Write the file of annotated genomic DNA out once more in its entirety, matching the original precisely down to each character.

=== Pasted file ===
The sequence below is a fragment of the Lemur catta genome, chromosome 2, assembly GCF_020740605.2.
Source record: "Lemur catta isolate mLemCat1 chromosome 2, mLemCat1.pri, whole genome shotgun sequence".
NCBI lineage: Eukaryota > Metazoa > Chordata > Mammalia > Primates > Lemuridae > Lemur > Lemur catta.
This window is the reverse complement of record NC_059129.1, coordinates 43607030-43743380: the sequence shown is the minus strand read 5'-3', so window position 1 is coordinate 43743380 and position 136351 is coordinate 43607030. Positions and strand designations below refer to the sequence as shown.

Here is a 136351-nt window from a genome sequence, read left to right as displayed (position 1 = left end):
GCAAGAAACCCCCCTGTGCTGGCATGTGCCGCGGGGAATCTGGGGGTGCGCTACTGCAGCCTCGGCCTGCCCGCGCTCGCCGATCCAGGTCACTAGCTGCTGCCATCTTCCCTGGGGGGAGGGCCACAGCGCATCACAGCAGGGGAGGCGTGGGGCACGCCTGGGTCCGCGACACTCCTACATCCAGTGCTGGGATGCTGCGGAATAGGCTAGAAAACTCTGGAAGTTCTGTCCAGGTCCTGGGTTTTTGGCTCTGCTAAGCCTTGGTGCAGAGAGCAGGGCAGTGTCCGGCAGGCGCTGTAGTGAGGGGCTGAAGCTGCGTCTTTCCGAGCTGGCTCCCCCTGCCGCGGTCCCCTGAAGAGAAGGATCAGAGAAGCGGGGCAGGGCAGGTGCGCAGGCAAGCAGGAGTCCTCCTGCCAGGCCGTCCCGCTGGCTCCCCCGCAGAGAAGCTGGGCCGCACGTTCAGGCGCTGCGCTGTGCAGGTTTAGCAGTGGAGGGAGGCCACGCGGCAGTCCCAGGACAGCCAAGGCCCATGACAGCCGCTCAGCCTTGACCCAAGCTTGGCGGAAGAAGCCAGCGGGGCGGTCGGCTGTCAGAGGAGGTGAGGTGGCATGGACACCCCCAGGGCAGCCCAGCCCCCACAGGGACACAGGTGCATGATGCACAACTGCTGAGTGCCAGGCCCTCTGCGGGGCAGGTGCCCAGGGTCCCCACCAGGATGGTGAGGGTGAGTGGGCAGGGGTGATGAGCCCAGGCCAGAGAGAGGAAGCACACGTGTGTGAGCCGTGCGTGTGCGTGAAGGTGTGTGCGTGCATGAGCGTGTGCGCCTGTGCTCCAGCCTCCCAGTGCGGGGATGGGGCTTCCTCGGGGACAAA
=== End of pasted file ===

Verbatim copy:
The sequence below is a fragment of the Lemur catta genome, chromosome 2, assembly GCF_020740605.2.
Source record: "Lemur catta isolate mLemCat1 chromosome 2, mLemCat1.pri, whole genome shotgun sequence".
NCBI lineage: Eukaryota > Metazoa > Chordata > Mammalia > Primates > Lemuridae > Lemur > Lemur catta.
This window is the reverse complement of record NC_059129.1, coordinates 43607030-43743380: the sequence shown is the minus strand read 5'-3', so window position 1 is coordinate 43743380 and position 136351 is coordinate 43607030. Positions and strand designations below refer to the sequence as shown.

Here is a 136351-nt window from a genome sequence, read left to right as displayed (position 1 = left end):
GCAAGAAACCCCCCTGTGCTGGCATGTGCCGCGGGGAATCTGGGGGTGCGCTACTGCAGCCTCGGCCTGCCCGCGCTCGCCGATCCAGGTCACTAGCTGCTGCCATCTTCCCTGGGGGGAGGGCCACAGCGCATCACAGCAGGGGAGGCGTGGGGCACGCCTGGGTCCGCGACACTCCTACATCCAGTGCTGGGATGCTGCGGAATAGGCTAGAAAACTCTGGAAGTTCTGTCCAGGTCCTGGGTTTTTGGCTCTGCTAAGCCTTGGTGCAGAGAGCAGGGCAGTGTCCGGCAGGCGCTGTAGTGAGGGGCTGAAGCTGCGTCTTTCCGAGCTGGCTCCCCCTGCCGCGGTCCCCTGAAGAGAAGGATCAGAGAAGCGGGGCAGGGCAGGTGCGCAGGCAAGCAGGAGTCCTCCTGCCAGGCCGTCCCGCTGGCTCCCCCGCAGAGAAGCTGGGCCGCACGTTCAGGCGCTGCGCTGTGCAGGTTTAGCAGTGGAGGGAGGCCACGCGGCAGTCCCAGGACAGCCAAGGCCCATGACAGCCGCTCAGCCTTGACCCAAGCTTGGCGGAAGAAGCCAGCGGGGCGGTCGGCTGTCAGAGGAGGTGAGGTGGCATGGACACCCCCAGGGCAGCCCAGCCCCCACAGGGACACAGGTGCATGATGCACAACTGCTGAGTGCCAGGCCCTCTGCGGGGCAGGTGCCCAGGGTCCCCACCAGGATGGTGAGGGTGAGTGGGCAGGGGTGATGAGCCCAGGCCAGAGAGAGGAAGCACACGTGTGTGAGCCGTGCGTGTGCGTGAAGGTGTGTGCGTGCATGAGCGTGTGCGCCTGTGCTCCAGCCTCCCAGTGCGGGGATGGGGCTTCCTCGGGGACAAA